The Space Race had another profound impact on education.  The Soviet launch of Sputnik sent a panic wave through political America.  America had to be better than the USSR and also had to be prepared for whatever the Soviets could do if they controlled outer space.  The launch of Sputnik became a catalyst for the formulation and passage of the National Defense Education Act of 1958.[xxxii] This act aimed at “providing aid to education in the United States at all levels, public and private. NDEA was instituted primarily to stimulate the advancement of education in science, mathematics, and modern foreign languages” as well as other areas.[xxxiii] Although one would think this act would have had a heavy influence on Trinity’s curriculum, that proved not to be the case.  Because science was already being pushed by the Trinity administration due to the NSF, we cannot say for sure whether the NDEA had an influence on the science curriculum at Trinity.  But in the other areas of mathematics and modern languages little advances were made.  No new math department was added and the modern language department already existed at Trinity prior to the passage of the act.  The one difference that was made was the addition of a Russian department in 1959 which strictly taught language courses at the time.[xxxiv] Any other effects of the act were not felt until much later and are doubtful.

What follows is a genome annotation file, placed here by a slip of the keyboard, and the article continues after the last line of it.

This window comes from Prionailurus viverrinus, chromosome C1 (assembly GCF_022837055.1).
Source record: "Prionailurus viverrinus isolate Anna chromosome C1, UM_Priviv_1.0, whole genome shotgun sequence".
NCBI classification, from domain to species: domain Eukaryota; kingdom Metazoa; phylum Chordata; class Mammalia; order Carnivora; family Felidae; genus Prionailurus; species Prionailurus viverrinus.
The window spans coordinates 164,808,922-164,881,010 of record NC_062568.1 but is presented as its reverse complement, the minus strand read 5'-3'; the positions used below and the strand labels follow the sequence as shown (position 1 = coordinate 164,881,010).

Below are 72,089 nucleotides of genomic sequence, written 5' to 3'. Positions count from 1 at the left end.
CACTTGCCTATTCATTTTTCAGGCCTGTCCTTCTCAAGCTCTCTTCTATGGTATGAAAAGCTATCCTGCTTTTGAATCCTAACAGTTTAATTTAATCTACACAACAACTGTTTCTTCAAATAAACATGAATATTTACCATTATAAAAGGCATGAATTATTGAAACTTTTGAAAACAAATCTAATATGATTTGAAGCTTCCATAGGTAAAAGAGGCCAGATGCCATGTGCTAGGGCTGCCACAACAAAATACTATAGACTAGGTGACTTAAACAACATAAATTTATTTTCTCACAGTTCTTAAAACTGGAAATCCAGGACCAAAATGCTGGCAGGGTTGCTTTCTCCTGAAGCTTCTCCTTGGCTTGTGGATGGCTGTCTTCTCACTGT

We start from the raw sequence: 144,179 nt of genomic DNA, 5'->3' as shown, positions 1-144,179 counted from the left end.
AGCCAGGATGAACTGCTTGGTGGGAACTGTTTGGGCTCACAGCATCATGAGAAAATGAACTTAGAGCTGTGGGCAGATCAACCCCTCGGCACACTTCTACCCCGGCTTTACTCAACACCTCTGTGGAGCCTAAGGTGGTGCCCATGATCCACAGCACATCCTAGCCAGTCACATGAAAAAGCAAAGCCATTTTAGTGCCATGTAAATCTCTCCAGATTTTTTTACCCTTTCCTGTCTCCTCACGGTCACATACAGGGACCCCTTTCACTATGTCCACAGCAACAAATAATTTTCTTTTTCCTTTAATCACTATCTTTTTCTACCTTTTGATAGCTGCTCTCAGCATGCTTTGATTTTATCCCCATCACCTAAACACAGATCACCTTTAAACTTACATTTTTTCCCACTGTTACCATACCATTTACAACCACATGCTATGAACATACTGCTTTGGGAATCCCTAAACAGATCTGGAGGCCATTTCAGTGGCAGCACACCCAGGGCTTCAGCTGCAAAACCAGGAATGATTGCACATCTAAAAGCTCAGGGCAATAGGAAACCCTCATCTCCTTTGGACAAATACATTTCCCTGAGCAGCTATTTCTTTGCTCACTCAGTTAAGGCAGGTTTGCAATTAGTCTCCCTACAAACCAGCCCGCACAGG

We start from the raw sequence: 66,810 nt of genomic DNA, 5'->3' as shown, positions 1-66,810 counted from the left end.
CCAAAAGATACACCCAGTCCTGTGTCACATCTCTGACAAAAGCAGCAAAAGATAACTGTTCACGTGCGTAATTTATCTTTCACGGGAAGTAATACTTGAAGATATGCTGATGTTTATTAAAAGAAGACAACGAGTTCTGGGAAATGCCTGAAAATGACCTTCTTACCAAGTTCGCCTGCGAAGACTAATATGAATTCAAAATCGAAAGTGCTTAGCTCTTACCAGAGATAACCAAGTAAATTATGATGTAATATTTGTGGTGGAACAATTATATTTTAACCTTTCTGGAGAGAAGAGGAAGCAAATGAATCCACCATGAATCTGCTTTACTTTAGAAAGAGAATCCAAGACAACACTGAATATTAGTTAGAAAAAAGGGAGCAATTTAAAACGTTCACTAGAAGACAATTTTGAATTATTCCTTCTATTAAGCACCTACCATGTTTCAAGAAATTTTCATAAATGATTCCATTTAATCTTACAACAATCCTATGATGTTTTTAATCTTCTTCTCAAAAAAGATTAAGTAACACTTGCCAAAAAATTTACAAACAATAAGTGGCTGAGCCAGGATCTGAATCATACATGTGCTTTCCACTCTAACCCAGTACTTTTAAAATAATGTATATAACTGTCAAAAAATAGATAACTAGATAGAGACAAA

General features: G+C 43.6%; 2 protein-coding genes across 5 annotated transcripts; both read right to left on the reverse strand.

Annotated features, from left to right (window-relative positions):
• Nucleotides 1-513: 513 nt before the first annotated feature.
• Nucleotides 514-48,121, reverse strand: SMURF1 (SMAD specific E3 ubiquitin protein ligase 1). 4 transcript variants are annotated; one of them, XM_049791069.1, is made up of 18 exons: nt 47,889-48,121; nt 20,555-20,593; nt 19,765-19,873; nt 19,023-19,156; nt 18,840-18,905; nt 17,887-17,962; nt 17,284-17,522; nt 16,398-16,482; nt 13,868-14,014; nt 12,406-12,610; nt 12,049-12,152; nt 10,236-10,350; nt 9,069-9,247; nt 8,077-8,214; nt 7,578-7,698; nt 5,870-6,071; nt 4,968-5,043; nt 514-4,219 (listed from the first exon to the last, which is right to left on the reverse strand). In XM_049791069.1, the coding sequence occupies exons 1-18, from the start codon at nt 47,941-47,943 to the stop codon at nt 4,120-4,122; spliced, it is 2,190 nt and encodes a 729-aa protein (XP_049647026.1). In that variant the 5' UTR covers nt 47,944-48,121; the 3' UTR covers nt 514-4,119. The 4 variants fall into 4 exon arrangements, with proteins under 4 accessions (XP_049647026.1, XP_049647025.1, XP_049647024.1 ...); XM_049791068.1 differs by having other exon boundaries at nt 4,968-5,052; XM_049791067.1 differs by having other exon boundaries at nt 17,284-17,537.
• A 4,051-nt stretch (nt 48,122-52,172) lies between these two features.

The Russian department became part of the modern languages department at Trinity and stayed there for another twenty years.  However in the 1980-81 academic year, Trinity added a Russian and Soviet Studies department.[xxxv] This department not only taught language courses but history and culture courses as well.   During this time, around 1980, the US and the USSR were not at ease with one another.  For a number of years, the US and the USSR entered a state of détente, but during the Cold War in 1979, that détente ended when the USSR invaded Afghanistan during the Carter presidency.[xxxvi] This combined with the knowledge of Soviet nuclear weapons created a Soviet scare throughout America.  This scare led to the addition of the Russian and Soviet Studies department at Trinity.  You need to know your enemy, right?

In addition to US-Soviet relations and World War II, the Vietnam and Korean wars impacted departments and programs at Trinity, but they did so on a much smaller scale.  In fact, the Vietnam and Korean wars did not inspire the addition of any departments or programs at Trinity.  However, they did end one.  When the Vietnam War and Korean War each began, Trinity’s AFROTC program was still in effect.  But after the end of the Korean War, student interest in the program declined.  By the end of the 1960s, the program was the target of student protests on campus.[xxxvii] By the 1970s, during the Vietnam War, interest in the program was scarce because the view of the military during that time was so negative.[xxxviii] In the fall of 1970 it was agreed upon by both Trinity’s trustees and the Air Force personnel that the program would end in July of 1971.[xxxix] Although the Korean and Vietnam Wars were not influential in adding Trinity departments and programs, they still were influential in what departments and programs lived at Trinity.